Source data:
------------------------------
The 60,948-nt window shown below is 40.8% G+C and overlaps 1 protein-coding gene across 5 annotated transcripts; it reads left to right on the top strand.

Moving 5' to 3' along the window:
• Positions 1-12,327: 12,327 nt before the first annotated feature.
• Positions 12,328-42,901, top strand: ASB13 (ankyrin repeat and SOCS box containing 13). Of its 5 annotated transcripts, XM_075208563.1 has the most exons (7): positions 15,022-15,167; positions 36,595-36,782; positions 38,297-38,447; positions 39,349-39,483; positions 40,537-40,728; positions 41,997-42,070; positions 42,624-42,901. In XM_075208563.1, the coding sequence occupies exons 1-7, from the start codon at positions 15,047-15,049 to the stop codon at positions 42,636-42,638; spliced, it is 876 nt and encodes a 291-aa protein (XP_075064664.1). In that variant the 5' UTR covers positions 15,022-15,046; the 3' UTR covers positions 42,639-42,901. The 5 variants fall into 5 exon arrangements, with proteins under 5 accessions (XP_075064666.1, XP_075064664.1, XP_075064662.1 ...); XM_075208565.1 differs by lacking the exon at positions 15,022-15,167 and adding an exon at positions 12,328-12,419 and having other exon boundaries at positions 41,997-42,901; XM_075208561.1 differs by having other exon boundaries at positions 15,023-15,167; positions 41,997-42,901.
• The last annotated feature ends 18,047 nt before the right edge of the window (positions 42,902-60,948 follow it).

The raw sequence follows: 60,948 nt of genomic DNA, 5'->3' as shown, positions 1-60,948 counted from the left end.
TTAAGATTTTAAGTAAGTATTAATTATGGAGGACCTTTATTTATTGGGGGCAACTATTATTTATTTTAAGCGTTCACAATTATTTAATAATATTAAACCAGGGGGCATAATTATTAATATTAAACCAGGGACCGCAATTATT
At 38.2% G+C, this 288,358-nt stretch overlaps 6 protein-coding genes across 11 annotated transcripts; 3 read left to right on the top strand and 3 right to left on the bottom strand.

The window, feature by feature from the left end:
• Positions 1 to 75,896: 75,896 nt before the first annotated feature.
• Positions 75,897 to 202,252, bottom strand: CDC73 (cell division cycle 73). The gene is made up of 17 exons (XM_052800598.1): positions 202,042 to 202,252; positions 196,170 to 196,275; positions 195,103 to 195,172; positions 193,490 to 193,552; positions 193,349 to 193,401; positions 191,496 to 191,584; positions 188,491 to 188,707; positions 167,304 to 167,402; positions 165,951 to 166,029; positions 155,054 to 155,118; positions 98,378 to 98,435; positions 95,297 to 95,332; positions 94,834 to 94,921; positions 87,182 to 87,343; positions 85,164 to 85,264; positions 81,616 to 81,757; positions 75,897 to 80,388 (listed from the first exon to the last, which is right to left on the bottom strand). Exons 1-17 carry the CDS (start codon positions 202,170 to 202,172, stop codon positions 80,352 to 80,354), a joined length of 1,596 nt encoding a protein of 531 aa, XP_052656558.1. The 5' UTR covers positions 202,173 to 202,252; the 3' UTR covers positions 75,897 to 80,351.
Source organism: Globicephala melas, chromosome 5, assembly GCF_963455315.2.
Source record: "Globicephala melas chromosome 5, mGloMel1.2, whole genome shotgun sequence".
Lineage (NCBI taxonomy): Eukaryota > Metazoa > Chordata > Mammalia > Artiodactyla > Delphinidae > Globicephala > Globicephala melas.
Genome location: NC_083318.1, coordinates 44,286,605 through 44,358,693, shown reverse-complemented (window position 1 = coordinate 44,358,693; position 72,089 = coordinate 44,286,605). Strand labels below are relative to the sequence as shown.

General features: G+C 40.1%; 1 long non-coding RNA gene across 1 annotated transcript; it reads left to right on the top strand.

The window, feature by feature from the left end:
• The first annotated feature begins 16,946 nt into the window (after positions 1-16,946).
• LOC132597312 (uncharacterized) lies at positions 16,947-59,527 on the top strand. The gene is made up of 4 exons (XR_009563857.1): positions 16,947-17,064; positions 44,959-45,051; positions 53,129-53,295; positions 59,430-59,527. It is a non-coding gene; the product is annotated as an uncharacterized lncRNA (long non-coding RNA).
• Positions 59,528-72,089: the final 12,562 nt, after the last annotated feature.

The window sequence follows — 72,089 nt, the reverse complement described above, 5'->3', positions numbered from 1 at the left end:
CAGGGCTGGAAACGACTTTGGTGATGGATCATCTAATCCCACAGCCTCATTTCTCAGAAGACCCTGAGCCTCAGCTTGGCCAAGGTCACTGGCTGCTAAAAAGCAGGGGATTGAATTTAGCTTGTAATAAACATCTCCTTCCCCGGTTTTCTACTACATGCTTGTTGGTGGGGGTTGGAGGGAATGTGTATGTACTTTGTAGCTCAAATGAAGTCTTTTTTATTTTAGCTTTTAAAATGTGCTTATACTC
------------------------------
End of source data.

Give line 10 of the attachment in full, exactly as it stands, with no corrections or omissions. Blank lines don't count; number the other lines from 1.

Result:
• Positions 1 to 75,896: 75,896 nt before the first annotated feature.